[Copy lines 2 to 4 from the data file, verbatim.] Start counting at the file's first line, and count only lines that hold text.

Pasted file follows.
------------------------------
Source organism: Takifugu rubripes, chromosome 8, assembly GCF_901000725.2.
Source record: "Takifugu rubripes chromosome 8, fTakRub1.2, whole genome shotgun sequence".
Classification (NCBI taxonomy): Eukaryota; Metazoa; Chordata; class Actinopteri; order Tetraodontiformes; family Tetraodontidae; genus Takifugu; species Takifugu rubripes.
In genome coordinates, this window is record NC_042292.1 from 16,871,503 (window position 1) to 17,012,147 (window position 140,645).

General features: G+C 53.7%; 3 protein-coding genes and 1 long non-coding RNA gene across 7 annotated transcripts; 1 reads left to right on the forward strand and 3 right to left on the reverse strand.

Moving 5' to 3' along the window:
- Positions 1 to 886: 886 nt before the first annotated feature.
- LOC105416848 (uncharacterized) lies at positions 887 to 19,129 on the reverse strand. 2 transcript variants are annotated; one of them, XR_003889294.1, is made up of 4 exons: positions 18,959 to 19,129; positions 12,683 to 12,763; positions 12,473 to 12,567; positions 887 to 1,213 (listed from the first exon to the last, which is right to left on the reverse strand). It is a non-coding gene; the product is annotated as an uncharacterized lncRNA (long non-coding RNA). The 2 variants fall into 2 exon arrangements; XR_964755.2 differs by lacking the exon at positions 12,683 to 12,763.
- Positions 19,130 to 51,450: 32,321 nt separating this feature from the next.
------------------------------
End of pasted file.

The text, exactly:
Source record: "Takifugu rubripes chromosome 8, fTakRub1.2, whole genome shotgun sequence".
Classification (NCBI taxonomy): Eukaryota; Metazoa; Chordata; class Actinopteri; order Tetraodontiformes; family Tetraodontidae; genus Takifugu; species Takifugu rubripes.
In genome coordinates, this window is record NC_042292.1 from 16,871,503 (window position 1) to 17,012,147 (window position 140,645).